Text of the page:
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AAMP

Official Full Name
angio-associated, migratory cell protein
Background
The gene product is an immunoglobulin-type protein. It is found to be expressed strongly in endothelial cells, cytotrophoblasts, and poorly differentiated colon adenocarcinoma cells found in lymphatics. The protein contains a heparin-binding domain and mediates heparin-sensitive cell adhesion.
Synonyms
AAMP; angio-associated, migratory cell protein; angio-associated migratory cell protein; Aamp-rs; AU040907; MGC30660; zgc:85939; zgc:92640

AAMP (angio-associated migratory cell protein) has six repeating WD40 domains. Its protein structure also has a large acidic amino acid region, a potential transmembrane region, and a potential serine/threonine phosphorylation site. AAMP is structurally homologous to the cell adhesion molecule proteins NCAM, PECAM (CD31), LFA-2, etc. of the immunoglobulin superfamily (AA231-299). This indicates that AAMP plays a more important role in cell adhesion and migration. The AAMP protein also has a positively charged region at the amino terminus with a strong heparin binding potential similar to PECAM (CD31). PECAM-mediated cell aggregation can be inhibited by heparin and chondroitin sulfate. AAMP-derived peptide P189-mediated cell binding and aggregation can also be inhibited by heparin. P189 can be polymerized into granules and used as a heparin-sensitive cell polymerizer to bind and aggregate MCF-7 breast cancer cells and A2058 melanoma cells.

AAMP's biological function

AAMP is expressed in a variety of tissue cells and is highly expressed in vascular endothelial cells, placental trophoblasts, and poorly differentiated colon cancer cells in lymphatic vessels, suggesting that AAMP may have similar functions in migrating cells. In addition, AAMP is expressed in other cells such as vascular smooth muscle cells (VSMCs), epidermal fibroblasts, T lymphocytes, renal tubular epithelial cells, mesangial cells, muscle cells, and various tumor cells such as melanoma cells, breast cancer cells, prostate cancer cells, etc. The AAMP protein in VSMCs is abundantly distributed in the cytoplasm and extracellular matrix, while in epidermal fibroblasts and mesangial cells, AAMP is mainly located on the surface of cytoplasm and cells, and the distribution in extracellular matrix is less.

AAMP shares a common epitope with α-actinin and rapidly contracting skeletal muscle fibrin (fast muscle fibers). AAMP polyclonal antibodies can compete with α-actinin and AAMP, and AAMP polyclonal antibodies can also immunoreact with fast muscle fibers. Α-actinin protein structure but does not exist in the AAMP of similar sequences, secondary structures may be two or higher order structures produced similar conformational epitopes. However, studies in EA.hy926 cells showed that AAMP does not bind to α-actinin, and there is no co-localization in the cells. This proves that α-actinin and AAMP have similar structures, but the two do not interact directly.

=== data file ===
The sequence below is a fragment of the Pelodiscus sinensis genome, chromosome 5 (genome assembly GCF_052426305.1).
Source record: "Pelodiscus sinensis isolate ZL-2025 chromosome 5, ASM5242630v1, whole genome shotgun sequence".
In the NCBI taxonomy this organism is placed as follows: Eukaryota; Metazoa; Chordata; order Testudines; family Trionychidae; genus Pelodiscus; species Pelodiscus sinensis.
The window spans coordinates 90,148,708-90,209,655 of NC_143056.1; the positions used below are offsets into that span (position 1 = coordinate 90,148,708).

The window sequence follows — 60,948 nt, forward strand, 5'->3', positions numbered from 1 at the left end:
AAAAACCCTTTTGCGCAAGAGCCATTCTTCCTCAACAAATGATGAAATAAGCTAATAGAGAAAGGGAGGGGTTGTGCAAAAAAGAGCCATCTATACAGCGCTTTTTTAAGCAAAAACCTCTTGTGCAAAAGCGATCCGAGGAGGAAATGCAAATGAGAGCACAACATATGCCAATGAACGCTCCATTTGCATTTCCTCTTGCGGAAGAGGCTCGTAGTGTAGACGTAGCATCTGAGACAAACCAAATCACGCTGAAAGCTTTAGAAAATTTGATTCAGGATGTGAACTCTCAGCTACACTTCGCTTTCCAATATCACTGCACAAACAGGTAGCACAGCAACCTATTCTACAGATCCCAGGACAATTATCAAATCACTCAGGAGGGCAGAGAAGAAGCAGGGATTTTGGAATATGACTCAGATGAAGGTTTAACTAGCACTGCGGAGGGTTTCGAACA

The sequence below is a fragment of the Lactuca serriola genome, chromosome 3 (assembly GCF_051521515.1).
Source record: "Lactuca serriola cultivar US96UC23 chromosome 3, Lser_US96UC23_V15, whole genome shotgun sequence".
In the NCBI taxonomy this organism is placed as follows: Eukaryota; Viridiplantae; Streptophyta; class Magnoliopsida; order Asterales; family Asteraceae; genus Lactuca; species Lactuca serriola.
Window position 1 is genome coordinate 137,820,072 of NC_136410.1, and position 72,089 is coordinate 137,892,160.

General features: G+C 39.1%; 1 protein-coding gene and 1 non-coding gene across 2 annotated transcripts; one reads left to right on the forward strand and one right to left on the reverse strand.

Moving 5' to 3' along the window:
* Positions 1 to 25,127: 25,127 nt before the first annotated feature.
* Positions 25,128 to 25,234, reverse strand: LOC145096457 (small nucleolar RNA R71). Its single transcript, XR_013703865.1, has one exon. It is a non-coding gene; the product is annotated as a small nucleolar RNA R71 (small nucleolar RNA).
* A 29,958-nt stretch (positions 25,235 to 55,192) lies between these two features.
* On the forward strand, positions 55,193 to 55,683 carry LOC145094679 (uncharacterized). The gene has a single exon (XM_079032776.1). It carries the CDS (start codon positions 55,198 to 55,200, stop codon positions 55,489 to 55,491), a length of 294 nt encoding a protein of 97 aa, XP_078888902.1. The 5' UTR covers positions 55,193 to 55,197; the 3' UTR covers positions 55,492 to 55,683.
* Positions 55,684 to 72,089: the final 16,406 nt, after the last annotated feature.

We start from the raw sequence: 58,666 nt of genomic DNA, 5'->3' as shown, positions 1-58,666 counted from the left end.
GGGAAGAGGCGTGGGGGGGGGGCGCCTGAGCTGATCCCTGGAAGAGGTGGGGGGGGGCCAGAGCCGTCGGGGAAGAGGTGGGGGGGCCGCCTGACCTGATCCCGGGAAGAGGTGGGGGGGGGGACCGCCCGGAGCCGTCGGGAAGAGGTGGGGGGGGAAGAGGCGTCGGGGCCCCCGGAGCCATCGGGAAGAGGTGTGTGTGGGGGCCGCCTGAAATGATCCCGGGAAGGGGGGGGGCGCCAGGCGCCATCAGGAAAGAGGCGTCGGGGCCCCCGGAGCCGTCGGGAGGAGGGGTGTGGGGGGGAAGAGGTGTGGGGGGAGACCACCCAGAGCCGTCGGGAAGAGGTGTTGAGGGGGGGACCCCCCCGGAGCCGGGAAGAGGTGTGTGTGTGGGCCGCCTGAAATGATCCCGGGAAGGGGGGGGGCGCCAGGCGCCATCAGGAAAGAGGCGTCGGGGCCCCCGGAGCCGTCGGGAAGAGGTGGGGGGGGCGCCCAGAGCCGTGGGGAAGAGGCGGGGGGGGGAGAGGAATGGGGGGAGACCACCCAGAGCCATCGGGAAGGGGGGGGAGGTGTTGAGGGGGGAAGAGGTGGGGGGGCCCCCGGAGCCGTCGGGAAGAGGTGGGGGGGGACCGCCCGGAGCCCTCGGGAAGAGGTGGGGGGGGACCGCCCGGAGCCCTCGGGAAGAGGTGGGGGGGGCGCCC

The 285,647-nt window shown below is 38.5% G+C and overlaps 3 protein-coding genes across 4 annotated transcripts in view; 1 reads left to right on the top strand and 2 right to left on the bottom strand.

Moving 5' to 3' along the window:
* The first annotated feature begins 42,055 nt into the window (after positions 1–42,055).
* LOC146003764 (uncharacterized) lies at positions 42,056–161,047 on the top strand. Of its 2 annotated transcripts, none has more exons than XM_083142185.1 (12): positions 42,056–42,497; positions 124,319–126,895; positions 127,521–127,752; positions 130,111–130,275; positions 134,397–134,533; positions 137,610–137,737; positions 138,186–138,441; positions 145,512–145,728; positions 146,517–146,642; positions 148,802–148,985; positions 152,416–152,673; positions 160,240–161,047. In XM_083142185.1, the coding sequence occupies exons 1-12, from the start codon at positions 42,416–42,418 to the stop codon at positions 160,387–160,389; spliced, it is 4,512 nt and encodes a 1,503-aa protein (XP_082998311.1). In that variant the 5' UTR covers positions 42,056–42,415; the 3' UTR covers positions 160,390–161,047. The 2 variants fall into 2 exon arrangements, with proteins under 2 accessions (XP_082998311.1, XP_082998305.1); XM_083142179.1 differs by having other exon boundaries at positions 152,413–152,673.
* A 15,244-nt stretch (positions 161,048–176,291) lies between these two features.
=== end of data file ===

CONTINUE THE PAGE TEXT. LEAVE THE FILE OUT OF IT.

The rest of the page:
AAMP Figure 1. AAMP polyclonal antibodies can compete with α-actinin and AAMP. (Yin, et al. 2014)

Co-culture of bovine aortic endothelial cells (BAECs) and human astrocytes in the Transwell system resulted in a 53% increase in AAMP outside the BAECs. Therefore, astrocytes increase the amount of AAMP in endothelial cells and may promote angiogenesis in the nervous system. Due to the high expression of AAMP in vascular endothelial cells, Ge et al. listed AAMP as a functional marker molecule for endothelial cells.

AAMP and disease

AAMP is primarily involved in cell migration, so it may be involved in many pathological processes such as tumor invasion and metastasis that have cell migration events. Interference with AAMP expression in the breast cancer cell line MDA-MB-231 had no significant effect on cell proliferation. Yin et al. found that high levels of AAMP transcriptional profiles are associated with breast cancer progression, metastasis, and patient prognosis. Breast cancer patients with lower AAMP expression levels have longer survival than patients with higher AAMP expression levels. Therefore, the expression level of AAMP has a significant effect on the biological function of breast cancer cells, and the high expression level of AAMP means that the prognosis of breast cancer patients is poor and the risk of tumor metastasis is greater.

References:

  1. Pali-Schöll, I., & Jensen-Jarolim, E. (2016). The concept of allergen-associated molecular patterns (aamp). Current Opinion in Immunology, 42, 113-118.
  2. Yin, Y., Sanders, A. J., Feng, L., & Jiang, W. G. (2014). Knockdown of aamp impacts on hecv cell functions in vitro and affects the expression of ve-cadherin. Angiology, 2(2), 1000125.
  3. Ge, R., Hu, L., Tai, Y., Xue, F., Yuan, L., & Wei, G., et al. (2013). Flufenamic acid promotes angiogenesis through ampk activation. International Journal of Oncology, 42(6), 1945-1950.
  4. Yin, Y., Sanders, A. J., & Jiang, W. G. (2013). The impact of angio-associated migratory cell protein (aamp) on breast cancer cells in vitro and its clinical significance. Anticancer Research, 33(4), 1499.
  5. Hu, J., Qiu, J., Zheng, Y., Zhang, T., Yin, T., & Xie, X., et al. (2016). Aamp regulates endothelial cell migration and angiogenesis through rhoa/rho kinase signaling. Annals of Biomedical Engineering, 44(5), 1-3.

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